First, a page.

People’s Choice Award, selected by nearly 500,000 votes 

  • Food Banks Canada - Each year, close to $31 billion of food is wasted in Canada, yet nearly one in ten Canadian households have to worry about whether they have food on the table. The FoodAccess App diverts surplus quality food away from landfill by connecting farmers, manufacturers and restaurants with donation agencies and Canadian dinner tables that might otherwise go empty. 

Finalist Projects - $250K: 

  • British Columbia Children’s Hospital Foundation - Globally, pneumonia is the single largest cause of death among children under five. The PocketDoc for Pneumonia is a mobile platform to accurately diagnose pneumonia in the developing world and save children’s lives. 
  • GlobalMedic - In the chaos after an earthquake or a tsunami, every minute counts. The RescUAV project will use Canadian-made Unmanned Aerial Vehicles to fly over disaster areas, allowing emergency responders to see the terrain they are heading into and help them get aid to where it’s needed most. 
  • Victoria Hand Project - Only 5% of the 40 million people who need prosthetic care can access the resources they need. The Victoria Hand Project will provide affordable 3D-printed prosthetics in low-to-mid income countries.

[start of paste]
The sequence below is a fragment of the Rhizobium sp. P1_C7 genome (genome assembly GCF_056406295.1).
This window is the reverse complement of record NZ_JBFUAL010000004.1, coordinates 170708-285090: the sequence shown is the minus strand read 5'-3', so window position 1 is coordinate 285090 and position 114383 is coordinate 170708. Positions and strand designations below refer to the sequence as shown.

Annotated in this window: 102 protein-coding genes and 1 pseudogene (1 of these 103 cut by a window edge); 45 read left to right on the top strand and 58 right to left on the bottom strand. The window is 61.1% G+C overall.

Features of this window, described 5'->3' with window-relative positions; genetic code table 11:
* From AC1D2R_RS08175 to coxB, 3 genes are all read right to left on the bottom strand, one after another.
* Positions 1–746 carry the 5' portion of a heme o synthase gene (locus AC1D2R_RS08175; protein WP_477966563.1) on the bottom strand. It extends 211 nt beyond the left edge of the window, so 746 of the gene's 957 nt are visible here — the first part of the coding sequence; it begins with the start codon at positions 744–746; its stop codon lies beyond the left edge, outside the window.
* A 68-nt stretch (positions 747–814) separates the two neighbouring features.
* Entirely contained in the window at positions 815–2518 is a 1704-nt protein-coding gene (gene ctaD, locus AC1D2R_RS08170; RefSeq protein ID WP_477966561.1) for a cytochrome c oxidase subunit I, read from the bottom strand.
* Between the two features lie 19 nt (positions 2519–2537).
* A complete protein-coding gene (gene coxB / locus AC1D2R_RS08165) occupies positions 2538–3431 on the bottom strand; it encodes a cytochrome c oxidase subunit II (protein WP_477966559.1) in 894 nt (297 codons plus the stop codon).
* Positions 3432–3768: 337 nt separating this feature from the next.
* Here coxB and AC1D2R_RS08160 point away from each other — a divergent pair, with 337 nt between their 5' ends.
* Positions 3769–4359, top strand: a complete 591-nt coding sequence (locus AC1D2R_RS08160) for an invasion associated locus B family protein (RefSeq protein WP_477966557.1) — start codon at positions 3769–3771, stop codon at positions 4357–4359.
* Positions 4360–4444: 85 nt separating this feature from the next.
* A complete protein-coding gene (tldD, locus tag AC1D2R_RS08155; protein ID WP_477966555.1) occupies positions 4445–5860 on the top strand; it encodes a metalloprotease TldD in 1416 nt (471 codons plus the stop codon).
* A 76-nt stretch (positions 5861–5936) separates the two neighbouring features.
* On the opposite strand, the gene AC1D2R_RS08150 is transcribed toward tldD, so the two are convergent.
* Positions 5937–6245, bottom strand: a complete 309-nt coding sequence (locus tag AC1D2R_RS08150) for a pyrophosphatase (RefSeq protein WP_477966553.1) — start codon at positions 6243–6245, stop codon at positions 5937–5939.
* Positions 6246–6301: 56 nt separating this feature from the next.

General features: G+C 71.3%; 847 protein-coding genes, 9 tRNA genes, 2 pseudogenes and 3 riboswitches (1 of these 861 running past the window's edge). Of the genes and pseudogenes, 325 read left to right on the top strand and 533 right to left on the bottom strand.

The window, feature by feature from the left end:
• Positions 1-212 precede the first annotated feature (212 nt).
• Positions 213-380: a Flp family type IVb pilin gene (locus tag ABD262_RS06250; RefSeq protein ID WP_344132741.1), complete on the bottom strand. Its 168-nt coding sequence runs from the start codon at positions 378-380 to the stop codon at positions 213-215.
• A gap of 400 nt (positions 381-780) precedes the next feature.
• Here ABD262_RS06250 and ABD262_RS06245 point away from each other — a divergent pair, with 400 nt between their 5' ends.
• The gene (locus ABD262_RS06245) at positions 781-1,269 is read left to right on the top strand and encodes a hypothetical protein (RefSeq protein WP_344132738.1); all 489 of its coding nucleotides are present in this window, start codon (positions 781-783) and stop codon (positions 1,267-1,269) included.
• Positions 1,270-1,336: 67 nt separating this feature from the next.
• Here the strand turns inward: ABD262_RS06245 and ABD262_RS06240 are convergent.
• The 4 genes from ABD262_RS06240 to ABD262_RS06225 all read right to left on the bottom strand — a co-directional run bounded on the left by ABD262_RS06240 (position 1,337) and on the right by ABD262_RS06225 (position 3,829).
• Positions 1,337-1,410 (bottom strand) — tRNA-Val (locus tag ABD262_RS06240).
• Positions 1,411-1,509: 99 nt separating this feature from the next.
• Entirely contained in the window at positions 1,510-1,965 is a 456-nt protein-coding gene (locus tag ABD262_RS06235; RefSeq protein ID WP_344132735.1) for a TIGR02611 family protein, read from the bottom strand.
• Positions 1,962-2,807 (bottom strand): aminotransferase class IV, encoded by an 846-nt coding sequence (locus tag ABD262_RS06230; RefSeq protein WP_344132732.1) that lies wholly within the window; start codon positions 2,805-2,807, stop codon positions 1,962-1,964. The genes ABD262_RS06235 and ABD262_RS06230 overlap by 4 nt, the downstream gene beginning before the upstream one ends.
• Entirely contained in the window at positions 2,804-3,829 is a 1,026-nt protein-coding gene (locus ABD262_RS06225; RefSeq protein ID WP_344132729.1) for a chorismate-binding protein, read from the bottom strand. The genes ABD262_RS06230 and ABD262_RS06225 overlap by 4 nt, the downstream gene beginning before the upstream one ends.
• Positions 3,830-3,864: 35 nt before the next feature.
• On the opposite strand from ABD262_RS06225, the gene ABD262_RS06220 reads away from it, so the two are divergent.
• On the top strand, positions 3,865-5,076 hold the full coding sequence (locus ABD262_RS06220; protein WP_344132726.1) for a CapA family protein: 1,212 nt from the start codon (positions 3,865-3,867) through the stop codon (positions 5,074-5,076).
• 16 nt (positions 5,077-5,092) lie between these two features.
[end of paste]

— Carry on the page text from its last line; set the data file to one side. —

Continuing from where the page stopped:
• Growing North - In Nunavut, nearly 70% of adults are food insecure - meaning they lack reliable access to a sufficient quantity of affordable, nutritious food. Growing North addresses food insecurity issues by building greenhouses that will provide fresh produce all year round in latitudes above the Arctic Circle at about half of the present cost. 
  • Canadian Red Cross - The Register Educate Deliver System (REDS) system will take a pilot project developed in the days following the Fort McMurray Wildfire and scale it so it’s ready for the next big disaster. The program registers those affected, shares critical information about how to respond, and quickly delivers financial assistance into the hands of Canadians when they need it most. 

At Google.org, we believe that the best ideas positively impact as many people as possible. We look for leaders who have bold, ambitious ideas. They open source their technology. They build models with the potential to scale. They speak publicly about their successes and failures so that others can learn and benefit. We are excited to work alongside each of these Canadian nonprofits to help them bring their ideas to life.

We have learned something important about Canada throughout this Challenge. In Canada, there are a whole lot of innovators who understand the needs of underserved populations, and who are ready to create new and unexpected solutions to address inequities. This is a country with humanitarianism and innovation baked into its DNA, and that comes out in these big ideas that will make the world better through technology.

The future belongs to Canada, a country whose capacity for innovation is matched only by the generosity of its people.